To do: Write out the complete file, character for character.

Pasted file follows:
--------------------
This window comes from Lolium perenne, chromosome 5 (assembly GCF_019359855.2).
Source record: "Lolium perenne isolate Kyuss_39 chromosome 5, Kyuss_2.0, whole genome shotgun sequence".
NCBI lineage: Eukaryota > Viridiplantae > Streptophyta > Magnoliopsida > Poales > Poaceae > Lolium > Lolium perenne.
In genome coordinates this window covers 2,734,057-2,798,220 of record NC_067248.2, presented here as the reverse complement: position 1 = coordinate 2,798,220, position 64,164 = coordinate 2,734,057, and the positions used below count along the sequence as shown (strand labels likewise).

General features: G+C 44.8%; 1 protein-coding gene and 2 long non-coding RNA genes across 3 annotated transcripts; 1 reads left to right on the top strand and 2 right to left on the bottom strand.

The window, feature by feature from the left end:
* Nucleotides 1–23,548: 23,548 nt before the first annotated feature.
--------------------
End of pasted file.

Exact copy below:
This window comes from Lolium perenne, chromosome 5 (assembly GCF_019359855.2).
Source record: "Lolium perenne isolate Kyuss_39 chromosome 5, Kyuss_2.0, whole genome shotgun sequence".
NCBI lineage: Eukaryota > Viridiplantae > Streptophyta > Magnoliopsida > Poales > Poaceae > Lolium > Lolium perenne.
In genome coordinates this window covers 2,734,057-2,798,220 of record NC_067248.2, presented here as the reverse complement: position 1 = coordinate 2,798,220, position 64,164 = coordinate 2,734,057, and the positions used below count along the sequence as shown (strand labels likewise).

General features: G+C 44.8%; 1 protein-coding gene and 2 long non-coding RNA genes across 3 annotated transcripts; 1 reads left to right on the top strand and 2 right to left on the bottom strand.

The window, feature by feature from the left end:
* Nucleotides 1–23,548: 23,548 nt before the first annotated feature.